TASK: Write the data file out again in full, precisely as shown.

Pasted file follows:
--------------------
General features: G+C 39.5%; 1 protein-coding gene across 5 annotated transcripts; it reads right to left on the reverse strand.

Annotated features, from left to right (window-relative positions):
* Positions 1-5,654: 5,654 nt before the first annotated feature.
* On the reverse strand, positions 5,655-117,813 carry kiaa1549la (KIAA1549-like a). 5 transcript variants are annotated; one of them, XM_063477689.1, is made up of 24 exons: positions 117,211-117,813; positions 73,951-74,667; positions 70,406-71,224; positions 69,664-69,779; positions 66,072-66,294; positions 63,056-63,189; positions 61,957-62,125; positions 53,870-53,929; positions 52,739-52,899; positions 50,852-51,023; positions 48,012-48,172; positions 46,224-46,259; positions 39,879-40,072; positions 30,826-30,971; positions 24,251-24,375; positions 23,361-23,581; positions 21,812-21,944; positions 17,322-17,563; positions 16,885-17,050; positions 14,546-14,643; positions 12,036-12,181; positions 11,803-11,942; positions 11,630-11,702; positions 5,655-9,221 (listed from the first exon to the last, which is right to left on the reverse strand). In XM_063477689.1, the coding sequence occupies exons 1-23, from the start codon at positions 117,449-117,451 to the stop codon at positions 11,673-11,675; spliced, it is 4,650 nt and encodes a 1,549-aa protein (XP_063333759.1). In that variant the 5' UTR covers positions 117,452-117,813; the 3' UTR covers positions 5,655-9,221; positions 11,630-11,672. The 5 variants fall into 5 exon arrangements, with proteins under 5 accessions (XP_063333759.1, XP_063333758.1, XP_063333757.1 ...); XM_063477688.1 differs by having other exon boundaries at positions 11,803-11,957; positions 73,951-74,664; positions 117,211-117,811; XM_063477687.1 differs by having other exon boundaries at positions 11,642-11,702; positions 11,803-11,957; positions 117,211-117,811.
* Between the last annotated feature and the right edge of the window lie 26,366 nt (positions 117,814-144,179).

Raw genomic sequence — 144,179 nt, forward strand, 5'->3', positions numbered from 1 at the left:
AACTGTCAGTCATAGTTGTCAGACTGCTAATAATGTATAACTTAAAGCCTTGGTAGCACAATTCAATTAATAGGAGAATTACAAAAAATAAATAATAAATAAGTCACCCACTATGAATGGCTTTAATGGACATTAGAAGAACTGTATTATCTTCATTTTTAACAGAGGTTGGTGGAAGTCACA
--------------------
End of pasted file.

General features: G+C 39.5%; 1 protein-coding gene across 5 annotated transcripts; it reads right to left on the reverse strand.

Annotated features, from left to right (window-relative positions):
* Positions 1-5,654: 5,654 nt before the first annotated feature.
* On the reverse strand, positions 5,655-117,813 carry kiaa1549la (KIAA1549-like a). 5 transcript variants are annotated; one of them, XM_063477689.1, is made up of 24 exons: positions 117,211-117,813; positions 73,951-74,667; positions 70,406-71,224; positions 69,664-69,779; positions 66,072-66,294; positions 63,056-63,189; positions 61,957-62,125; positions 53,870-53,929; positions 52,739-52,899; positions 50,852-51,023; positions 48,012-48,172; positions 46,224-46,259; positions 39,879-40,072; positions 30,826-30,971; positions 24,251-24,375; positions 23,361-23,581; positions 21,812-21,944; positions 17,322-17,563; positions 16,885-17,050; positions 14,546-14,643; positions 12,036-12,181; positions 11,803-11,942; positions 11,630-11,702; positions 5,655-9,221 (listed from the first exon to the last, which is right to left on the reverse strand). In XM_063477689.1, the coding sequence occupies exons 1-23, from the start codon at positions 117,449-117,451 to the stop codon at positions 11,673-11,675; spliced, it is 4,650 nt and encodes a 1,549-aa protein (XP_063333759.1). In that variant the 5' UTR covers positions 117,452-117,813; the 3' UTR covers positions 5,655-9,221; positions 11,630-11,672. The 5 variants fall into 5 exon arrangements, with proteins under 5 accessions (XP_063333759.1, XP_063333758.1, XP_063333757.1 ...); XM_063477688.1 differs by having other exon boundaries at positions 11,803-11,957; positions 73,951-74,664; positions 117,211-117,811; XM_063477687.1 differs by having other exon boundaries at positions 11,642-11,702; positions 11,803-11,957; positions 117,211-117,811.
* Between the last annotated feature and the right edge of the window lie 26,366 nt (positions 117,814-144,179).

Raw genomic sequence — 144,179 nt, forward strand, 5'->3', positions numbered from 1 at the left:
AACTGTCAGTCATAGTTGTCAGACTGCTAATAATGTATAACTTAAAGCCTTGGTAGCACAATTCAATTAATAGGAGAATTACAAAAAATAAATAATAAATAAGTCACCCACTATGAATGGCTTTAATGGACATTAGAAGAACTGTATTATCTTCATTTTTAACAGAGGTTGGTGGAAGTCACA